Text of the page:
At a press event held earlier today, Epson unveiled six new 3D and two new integrated interactive projectors. Interestingly, not all six 3D projectors are aimed at home theater enthusiasts; a couple of them have education and business users in mind. We were of course on hand at this massive launch, so read on for the highlights.
At around the same period last year, Epson launched its first 3D home theater projectors, the EH-TW8000 and EH-TW6000. Today, the company followed that up with the EH-TW8100W, EH-TW8100, and EH-TW6100.
The EH-TW8100W is the highest-end model of the three. A 3LCD projector, it sports an Epson 480Hz panel drive technology to achieve super-bright 3D images. To rephrase what we’ve written a year ago, the result of doubling the refresh rate (most other 3D projectors have a refresh rate of 240Hz) is a significant reduction in blackout time (which is the time the images transit from one frame to another). And since the lenses are closed for a shorter period of time, the 3D images appear brighter. 3D brightness is also improved (by about 10%) through a lamp boost technology. The EH-TW8100W uses rechargeable RF (radio frequency) active shutter 3D glasses.
Other features of the EH-TW8100W include a high 2,400-lumen brightness, 320,000:1 contrast ratio, 2D-to-3D conversion, 3D depth adjustment, wide mechanical lens shift range, a flexible 2.1x optical zoom, frame interpolation, and something called Super Resolution. With diving too much into the technicalities, in a nutshell, the last two technologies ensure a sharper image and a smoother screen movement.
What sets this EH-TW8100W and the EH-TW8100 apart is that the former has a built-in WirelessHD receiver. In other words, you can stream HD content wirelessly (yes, even 1080p) to the EH-TW8100W. However, the way that it’s done is not through wireless network streaming. Included in the package is a transmitter box; this box is where you connect (with cables, of course) your playback sources to. The transmitter would then stream the signals to the projector. The benefit of WirelessHD is obvious: you can now leave your sources (Blu-ray players, game consoles, etc.) at one end of the room without having to run long cables right up to the back of the projector.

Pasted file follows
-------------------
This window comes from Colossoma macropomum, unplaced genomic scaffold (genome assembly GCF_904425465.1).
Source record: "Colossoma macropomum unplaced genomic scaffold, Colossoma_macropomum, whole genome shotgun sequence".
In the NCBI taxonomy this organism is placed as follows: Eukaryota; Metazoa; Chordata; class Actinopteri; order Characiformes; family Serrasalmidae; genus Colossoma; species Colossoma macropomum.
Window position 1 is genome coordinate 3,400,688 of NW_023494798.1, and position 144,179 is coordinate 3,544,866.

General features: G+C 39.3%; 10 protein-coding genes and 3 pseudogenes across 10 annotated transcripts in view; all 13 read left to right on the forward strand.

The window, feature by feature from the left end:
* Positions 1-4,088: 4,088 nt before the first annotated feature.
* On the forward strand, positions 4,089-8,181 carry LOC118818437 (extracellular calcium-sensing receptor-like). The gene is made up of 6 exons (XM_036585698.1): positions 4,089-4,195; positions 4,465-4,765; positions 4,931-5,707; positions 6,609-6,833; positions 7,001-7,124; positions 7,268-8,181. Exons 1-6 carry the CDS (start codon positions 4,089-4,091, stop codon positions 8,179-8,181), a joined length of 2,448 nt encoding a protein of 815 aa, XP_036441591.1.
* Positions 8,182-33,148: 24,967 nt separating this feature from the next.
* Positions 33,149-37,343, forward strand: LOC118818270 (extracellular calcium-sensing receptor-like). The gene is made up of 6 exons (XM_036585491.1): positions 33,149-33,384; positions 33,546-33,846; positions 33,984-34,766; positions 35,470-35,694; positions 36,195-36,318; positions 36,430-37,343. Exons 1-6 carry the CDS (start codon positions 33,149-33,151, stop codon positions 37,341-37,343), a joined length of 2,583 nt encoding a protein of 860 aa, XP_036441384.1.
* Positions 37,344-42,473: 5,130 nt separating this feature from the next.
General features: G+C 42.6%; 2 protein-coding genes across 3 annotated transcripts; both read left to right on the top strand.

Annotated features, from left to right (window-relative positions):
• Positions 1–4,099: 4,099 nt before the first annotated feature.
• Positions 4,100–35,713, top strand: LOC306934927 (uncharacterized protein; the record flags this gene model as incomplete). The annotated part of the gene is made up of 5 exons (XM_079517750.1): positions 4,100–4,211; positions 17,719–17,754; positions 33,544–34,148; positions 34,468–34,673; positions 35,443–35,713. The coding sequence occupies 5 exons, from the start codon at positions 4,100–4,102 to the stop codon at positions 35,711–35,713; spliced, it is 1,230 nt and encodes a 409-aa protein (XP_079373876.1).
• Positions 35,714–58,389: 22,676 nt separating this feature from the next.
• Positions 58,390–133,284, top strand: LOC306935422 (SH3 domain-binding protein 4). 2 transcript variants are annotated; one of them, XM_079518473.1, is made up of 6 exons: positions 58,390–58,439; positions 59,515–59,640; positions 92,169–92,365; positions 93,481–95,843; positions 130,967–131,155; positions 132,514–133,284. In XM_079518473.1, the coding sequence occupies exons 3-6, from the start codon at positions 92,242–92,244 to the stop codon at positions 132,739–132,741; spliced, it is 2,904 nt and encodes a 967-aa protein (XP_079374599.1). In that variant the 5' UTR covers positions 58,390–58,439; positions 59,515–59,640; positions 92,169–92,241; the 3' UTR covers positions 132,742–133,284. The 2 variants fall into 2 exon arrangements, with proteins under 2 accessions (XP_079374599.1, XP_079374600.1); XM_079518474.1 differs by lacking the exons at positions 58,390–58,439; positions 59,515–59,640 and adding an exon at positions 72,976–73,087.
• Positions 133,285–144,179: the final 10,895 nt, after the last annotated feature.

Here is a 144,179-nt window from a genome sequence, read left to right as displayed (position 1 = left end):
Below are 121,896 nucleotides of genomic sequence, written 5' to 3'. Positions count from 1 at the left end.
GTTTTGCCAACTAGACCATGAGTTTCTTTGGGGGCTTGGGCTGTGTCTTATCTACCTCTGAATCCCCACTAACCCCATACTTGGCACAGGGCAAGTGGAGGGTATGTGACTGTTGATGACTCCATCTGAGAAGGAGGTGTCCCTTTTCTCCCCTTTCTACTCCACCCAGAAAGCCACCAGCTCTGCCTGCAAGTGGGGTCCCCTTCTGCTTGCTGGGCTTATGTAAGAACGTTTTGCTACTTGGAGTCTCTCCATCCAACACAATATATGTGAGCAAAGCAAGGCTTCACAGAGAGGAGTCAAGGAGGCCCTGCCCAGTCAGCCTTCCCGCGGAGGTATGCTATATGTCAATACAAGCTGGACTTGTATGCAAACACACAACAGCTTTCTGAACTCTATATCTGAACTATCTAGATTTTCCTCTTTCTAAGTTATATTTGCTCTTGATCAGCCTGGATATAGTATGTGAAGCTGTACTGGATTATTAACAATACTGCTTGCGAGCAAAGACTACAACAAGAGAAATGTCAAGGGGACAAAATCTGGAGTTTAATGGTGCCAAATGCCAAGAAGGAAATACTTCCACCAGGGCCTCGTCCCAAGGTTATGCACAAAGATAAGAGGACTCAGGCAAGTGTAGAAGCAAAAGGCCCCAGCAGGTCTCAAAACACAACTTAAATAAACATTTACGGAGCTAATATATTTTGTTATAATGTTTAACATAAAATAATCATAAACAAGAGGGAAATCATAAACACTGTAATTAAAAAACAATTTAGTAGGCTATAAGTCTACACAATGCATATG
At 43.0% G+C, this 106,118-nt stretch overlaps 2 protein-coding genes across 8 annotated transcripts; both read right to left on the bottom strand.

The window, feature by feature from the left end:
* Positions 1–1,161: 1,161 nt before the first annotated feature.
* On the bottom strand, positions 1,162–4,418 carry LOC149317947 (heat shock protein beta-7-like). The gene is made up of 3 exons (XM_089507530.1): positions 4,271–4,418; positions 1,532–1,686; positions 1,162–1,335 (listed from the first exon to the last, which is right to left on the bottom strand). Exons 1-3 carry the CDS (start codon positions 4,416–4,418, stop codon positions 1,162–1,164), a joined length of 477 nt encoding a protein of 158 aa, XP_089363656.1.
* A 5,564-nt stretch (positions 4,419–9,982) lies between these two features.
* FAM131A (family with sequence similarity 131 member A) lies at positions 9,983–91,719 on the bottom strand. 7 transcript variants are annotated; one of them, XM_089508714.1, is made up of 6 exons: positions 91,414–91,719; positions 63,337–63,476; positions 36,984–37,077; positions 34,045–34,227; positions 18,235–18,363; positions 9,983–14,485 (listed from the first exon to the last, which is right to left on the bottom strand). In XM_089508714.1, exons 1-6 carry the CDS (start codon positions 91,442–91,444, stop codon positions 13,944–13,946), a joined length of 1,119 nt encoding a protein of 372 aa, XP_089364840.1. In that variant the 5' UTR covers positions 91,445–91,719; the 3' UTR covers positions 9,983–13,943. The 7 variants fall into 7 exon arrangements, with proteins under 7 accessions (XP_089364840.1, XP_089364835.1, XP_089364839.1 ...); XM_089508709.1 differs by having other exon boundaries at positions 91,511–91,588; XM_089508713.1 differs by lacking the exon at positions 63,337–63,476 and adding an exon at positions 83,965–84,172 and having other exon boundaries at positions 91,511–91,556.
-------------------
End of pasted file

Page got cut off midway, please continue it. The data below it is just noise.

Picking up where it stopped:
Readers who have been following our IFA 2012 coverage would notice that Epson has introduced the flagship EH-TW9100W during the show, which is the successor to the EH-TW9000W the company launched at the same event in 2011. Same as last year, we won’t be seeing this flagship model here. Realistically speaking, the differences between the EH-TW9100W and EH-TW8100W are few. The slightly cheaper EH-TW8100W can’t use an anamorphic lens attachment, and doesn’t support ISF certification.
On the other hand, the EH-TW8100 is essentially the EH-TW8100W without the WirelessHD function. If you don’t need this feature, get the EH-TW8100 and use the S$300 in savings to buy more Blu-ray movies.
If you don’t want to spend anything more than S$3,000, there’s the EH-TW6100. Understandably, this model differs from the EH-TW8100W and EH-TW8100 in a few significant aspects. For one, the LCD panel isn’t the same (0.61-inch vs. 0.74-inch). Light output is also lower (2,300lm vs. 2,400lm); so too is contrast ratio (40,000:1 vs. 320,000:1). It also doesn’t do lens shift.